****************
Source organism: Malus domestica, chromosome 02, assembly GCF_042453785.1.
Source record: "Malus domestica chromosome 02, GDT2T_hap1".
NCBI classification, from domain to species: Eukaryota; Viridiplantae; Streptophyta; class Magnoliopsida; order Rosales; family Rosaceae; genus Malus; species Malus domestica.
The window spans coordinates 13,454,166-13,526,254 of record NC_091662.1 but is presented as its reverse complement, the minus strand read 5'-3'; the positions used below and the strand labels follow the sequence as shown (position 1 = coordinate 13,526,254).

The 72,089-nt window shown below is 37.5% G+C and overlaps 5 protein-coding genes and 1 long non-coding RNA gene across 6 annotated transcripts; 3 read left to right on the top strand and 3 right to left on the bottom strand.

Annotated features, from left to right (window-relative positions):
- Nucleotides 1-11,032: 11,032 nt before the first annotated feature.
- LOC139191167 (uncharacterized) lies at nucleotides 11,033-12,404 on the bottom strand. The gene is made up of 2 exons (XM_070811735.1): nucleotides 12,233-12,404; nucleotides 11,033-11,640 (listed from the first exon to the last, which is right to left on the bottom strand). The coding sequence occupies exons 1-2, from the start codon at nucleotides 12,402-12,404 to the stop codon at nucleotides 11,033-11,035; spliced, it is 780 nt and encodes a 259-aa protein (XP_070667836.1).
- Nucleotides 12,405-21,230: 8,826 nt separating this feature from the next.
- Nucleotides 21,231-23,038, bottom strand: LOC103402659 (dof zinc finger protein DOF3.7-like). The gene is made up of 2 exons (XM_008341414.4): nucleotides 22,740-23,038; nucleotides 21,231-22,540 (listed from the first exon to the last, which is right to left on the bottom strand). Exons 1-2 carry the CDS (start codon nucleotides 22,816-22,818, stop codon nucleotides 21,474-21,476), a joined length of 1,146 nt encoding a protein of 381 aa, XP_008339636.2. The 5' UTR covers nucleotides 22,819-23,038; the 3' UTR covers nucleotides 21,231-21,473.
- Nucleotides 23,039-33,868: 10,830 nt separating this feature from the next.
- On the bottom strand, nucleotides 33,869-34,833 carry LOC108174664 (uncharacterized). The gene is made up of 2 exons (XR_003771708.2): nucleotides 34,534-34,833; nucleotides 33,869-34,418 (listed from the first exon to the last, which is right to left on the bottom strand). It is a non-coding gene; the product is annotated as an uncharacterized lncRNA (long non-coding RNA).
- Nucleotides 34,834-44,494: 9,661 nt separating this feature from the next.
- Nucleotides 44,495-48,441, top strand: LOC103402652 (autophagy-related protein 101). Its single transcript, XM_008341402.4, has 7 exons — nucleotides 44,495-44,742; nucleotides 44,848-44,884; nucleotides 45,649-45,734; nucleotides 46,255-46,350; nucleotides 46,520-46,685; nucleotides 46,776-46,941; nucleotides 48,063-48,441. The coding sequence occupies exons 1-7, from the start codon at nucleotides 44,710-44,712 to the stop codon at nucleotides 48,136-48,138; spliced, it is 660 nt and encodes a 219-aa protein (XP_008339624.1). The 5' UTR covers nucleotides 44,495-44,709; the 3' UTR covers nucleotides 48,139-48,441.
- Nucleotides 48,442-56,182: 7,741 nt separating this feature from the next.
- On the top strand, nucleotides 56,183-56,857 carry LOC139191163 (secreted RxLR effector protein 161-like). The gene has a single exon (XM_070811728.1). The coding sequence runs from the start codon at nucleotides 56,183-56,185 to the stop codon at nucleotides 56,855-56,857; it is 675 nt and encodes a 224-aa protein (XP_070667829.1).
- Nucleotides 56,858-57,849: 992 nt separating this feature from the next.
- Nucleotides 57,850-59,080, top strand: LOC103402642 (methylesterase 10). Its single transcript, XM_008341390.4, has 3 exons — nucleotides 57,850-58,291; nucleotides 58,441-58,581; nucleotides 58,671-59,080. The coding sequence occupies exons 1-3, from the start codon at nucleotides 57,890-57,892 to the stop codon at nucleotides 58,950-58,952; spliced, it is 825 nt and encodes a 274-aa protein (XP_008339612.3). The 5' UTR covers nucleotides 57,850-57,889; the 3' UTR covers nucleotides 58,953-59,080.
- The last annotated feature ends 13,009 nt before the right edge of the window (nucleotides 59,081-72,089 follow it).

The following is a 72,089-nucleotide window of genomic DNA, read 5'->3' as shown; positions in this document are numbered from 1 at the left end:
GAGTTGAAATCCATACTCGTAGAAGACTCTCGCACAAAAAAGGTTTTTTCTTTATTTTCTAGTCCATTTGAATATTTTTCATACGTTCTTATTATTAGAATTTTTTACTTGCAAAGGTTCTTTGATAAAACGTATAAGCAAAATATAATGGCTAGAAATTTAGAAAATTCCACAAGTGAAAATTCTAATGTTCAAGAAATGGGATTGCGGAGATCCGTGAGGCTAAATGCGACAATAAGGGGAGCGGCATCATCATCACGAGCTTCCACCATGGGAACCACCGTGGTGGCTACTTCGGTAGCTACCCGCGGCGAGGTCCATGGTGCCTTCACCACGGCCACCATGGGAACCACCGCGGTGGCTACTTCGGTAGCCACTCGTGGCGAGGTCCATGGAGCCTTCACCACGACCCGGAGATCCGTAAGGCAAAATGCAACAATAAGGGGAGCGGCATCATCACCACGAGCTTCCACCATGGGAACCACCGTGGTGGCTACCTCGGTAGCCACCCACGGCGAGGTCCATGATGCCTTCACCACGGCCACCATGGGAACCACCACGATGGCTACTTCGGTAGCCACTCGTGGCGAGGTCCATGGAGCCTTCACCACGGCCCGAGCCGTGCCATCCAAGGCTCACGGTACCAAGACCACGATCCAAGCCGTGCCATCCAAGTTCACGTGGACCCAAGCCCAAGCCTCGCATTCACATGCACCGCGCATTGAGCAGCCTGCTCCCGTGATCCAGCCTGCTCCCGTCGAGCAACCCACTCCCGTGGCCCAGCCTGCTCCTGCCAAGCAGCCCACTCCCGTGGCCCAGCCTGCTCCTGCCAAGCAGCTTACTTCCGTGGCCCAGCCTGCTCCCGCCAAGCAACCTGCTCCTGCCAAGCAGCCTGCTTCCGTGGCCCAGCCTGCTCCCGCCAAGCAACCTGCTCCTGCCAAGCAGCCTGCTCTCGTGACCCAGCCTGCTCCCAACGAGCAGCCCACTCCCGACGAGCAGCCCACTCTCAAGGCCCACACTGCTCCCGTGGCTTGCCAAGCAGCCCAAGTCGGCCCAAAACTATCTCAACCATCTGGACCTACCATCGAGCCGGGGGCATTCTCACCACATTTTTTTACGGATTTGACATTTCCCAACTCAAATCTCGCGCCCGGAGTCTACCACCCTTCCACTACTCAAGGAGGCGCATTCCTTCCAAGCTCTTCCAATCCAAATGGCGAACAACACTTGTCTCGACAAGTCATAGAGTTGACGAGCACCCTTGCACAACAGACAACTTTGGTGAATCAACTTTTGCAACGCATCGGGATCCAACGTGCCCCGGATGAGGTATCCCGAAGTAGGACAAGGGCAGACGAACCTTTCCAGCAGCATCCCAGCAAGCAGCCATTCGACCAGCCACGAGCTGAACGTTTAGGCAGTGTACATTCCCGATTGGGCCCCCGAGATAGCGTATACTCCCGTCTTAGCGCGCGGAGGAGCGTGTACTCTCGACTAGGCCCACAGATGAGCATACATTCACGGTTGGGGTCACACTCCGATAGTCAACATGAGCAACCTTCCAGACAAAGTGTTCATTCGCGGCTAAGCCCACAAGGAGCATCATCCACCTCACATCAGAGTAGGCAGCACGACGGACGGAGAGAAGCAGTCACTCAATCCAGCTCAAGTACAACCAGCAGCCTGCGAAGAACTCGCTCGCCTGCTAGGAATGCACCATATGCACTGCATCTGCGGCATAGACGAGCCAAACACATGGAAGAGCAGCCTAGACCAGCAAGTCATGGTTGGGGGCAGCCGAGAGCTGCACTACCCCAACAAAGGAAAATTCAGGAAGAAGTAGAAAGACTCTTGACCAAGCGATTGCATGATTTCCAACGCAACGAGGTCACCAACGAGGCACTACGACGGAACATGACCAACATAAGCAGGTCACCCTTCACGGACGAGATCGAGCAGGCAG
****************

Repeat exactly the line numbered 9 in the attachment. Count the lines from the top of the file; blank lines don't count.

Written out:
- Nucleotides 12,405-21,230: 8,826 nt separating this feature from the next.